Nearly three weeks passed before he could set his foot to the ground again. He wasn’t such a bad patient, after all; but he rather complicated my treatment by getting in all sorts of phials and powders, and trying experiments upon his own symptoms. It was impossible to keep him quiet, and our only means of retaining him in bed was to allow him all the work that he could do there.
He wrote copiously, built up models of his patent screen, and banged off pistols at his magnetic target, which he had rigged tip on the mantelpiece. Nature has given him a constitution of steel, however, and he shook off his malady more quickly and more thoroughly than the most docile of sufferers.
In the meantime, Mrs. Cullingworth and I ran the practice together. As a substitute for him I was a dreadful failure. They would not believe in me in the least. I felt that I was as flat as water after champagne. I could not address them from the stairs, nor push them about, nor prophesy to the anaeemic women. I was much too solemn and demure after what they had been accustomed to. However, I held the thing together as best I could, and I don’t think that he found the practice much the worse when he was able to take it over. I could not descend to what I thought was unprofessional, but I did my very best to keep the wheels turning.
Well, I know that I am a shocking bad story-teller, but I just try to get things as near the truth as I can manage it. If I only knew how to colour it up, I could make some of this better reading. I can get along when I am on one line, but it is when I have to bring in a second line of events that I understand what C. means when he says that I will never be able to keep myself in nibs by what I earn in literature.
The second line is this, that I had written to my mother on the same night that I wrote to you last, telling her that there need no longer be a shadow of a disagreement between us, because everything was arranged, and I was going to leave Cullingworth at once. Then within a couple of posts I had to write again and announce that my departure was indefinitely postponed, and that I was actually doing his whole practice. Well, the dear old lady was very angry. I don’t suppose she quite understood how temporary the necessity was, and how impossible it would have been to leave Cullingworth in the lurch. She was silent for nearly three weeks, and then she wrote a very stinging letter (and she handles her adjectives most deftly when she likes). She went so far as to say that Cullingworth was a “bankrupt swindler,” and that I had dragged the family honour in the dirt by my prolonged association with him. This letter came on the morning of the very last day that my patient was confined to the house. When I returned from work I found him sitting in his dressing-gown downstairs. His wife, who had driven home, was beside him. To my surprise, when I congratulated him on being fit for work again, his manner (which had been most genial during his illness) was as ungracious as before our last explanation. His wife, too, seemed to avoid my eye, and cocked her chin at me when she spoke.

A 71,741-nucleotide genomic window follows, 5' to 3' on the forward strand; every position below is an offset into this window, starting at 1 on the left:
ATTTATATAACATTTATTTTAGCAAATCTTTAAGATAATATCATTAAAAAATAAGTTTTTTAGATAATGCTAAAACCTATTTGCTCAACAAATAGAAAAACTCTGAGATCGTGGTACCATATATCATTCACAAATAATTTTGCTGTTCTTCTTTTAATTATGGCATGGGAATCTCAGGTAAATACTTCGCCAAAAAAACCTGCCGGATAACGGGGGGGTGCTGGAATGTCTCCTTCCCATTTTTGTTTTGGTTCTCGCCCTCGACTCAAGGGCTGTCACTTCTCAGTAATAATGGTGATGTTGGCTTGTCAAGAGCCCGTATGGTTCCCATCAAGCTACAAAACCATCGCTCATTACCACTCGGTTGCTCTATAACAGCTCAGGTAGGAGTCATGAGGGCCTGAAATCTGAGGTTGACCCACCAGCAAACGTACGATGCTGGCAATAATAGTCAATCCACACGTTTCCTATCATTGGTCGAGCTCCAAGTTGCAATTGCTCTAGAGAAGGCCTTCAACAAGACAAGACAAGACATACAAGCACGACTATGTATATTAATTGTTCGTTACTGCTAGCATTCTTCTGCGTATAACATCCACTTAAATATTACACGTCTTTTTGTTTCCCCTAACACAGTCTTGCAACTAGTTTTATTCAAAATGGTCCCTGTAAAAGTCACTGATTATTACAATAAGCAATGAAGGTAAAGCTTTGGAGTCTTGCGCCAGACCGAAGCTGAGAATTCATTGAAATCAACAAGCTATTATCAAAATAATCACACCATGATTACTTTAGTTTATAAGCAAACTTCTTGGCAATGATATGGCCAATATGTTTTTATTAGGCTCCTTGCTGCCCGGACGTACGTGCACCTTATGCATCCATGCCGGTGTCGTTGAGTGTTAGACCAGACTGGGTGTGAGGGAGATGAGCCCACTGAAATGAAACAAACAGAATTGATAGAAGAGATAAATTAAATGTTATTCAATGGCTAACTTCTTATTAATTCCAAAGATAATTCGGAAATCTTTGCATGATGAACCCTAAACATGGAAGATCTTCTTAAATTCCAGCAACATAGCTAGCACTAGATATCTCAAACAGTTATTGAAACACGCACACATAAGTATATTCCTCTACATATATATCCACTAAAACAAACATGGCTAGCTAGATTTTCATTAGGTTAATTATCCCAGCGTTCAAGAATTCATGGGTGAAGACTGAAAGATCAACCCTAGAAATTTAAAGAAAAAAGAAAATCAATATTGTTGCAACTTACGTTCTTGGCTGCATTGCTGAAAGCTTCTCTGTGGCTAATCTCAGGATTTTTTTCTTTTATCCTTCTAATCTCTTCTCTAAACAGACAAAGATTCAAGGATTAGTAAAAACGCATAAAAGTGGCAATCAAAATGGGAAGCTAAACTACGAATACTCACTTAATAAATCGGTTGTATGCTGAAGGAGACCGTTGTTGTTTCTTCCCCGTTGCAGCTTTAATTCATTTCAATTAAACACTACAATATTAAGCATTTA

“Yes, I’ll take it over tomorrow,” said he. “What do I owe you for looking after it?”
“Oh, it was all in the day’s work,” said I.
“Thank you, I had rather have strict business,” he answered. “You know where you are then, but a favour is a thing with no end to it. What d’you put it at?”
“I never thought about it in that light.”
“Well, think about it now. A locum would have cost me four guineas a week. Four fours sixteen. Make it twenty. Well, I promised to allow you a pound a week, and you were to pay it back. I’ll put twenty pounds to your credit account, and you’ll have it every week as sure as Saturday.”